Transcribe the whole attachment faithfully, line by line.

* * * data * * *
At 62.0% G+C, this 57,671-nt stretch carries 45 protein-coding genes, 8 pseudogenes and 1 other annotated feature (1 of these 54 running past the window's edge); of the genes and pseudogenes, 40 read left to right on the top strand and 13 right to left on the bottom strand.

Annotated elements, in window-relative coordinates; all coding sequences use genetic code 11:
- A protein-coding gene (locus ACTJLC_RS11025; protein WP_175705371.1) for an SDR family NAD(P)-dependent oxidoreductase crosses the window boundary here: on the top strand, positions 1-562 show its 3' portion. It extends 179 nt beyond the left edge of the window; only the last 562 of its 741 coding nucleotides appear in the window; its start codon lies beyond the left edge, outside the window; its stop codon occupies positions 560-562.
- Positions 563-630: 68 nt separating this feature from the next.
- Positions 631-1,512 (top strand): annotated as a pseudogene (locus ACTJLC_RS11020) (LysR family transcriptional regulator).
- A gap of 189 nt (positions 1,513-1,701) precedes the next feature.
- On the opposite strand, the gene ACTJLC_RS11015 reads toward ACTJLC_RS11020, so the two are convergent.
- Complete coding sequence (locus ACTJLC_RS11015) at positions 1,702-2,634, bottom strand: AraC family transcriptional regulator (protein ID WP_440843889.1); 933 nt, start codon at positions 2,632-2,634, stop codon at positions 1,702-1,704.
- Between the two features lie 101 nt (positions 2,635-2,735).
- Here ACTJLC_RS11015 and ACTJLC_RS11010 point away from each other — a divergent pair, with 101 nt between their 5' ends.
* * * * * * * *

At 62.0% G+C, this 57,671-nt stretch carries 45 protein-coding genes, 8 pseudogenes and 1 other annotated feature (1 of these 54 running past the window's edge); of the genes and pseudogenes, 40 read left to right on the top strand and 13 right to left on the bottom strand.

Annotated elements, in window-relative coordinates; all coding sequences use genetic code 11:
- A protein-coding gene (locus ACTJLC_RS11025; protein WP_175705371.1) for an SDR family NAD(P)-dependent oxidoreductase crosses the window boundary here: on the top strand, positions 1-562 show its 3' portion. It extends 179 nt beyond the left edge of the window; only the last 562 of its 741 coding nucleotides appear in the window; its start codon lies beyond the left edge, outside the window; its stop codon occupies positions 560-562.
- Positions 563-630: 68 nt separating this feature from the next.
- Positions 631-1,512 (top strand): annotated as a pseudogene (locus ACTJLC_RS11020) (LysR family transcriptional regulator).
- A gap of 189 nt (positions 1,513-1,701) precedes the next feature.
- On the opposite strand, the gene ACTJLC_RS11015 reads toward ACTJLC_RS11020, so the two are convergent.
- Complete coding sequence (locus ACTJLC_RS11015) at positions 1,702-2,634, bottom strand: AraC family transcriptional regulator (protein ID WP_440843889.1); 933 nt, start codon at positions 2,632-2,634, stop codon at positions 1,702-1,704.
- Between the two features lie 101 nt (positions 2,635-2,735).
- Here ACTJLC_RS11015 and ACTJLC_RS11010 point away from each other — a divergent pair, with 101 nt between their 5' ends.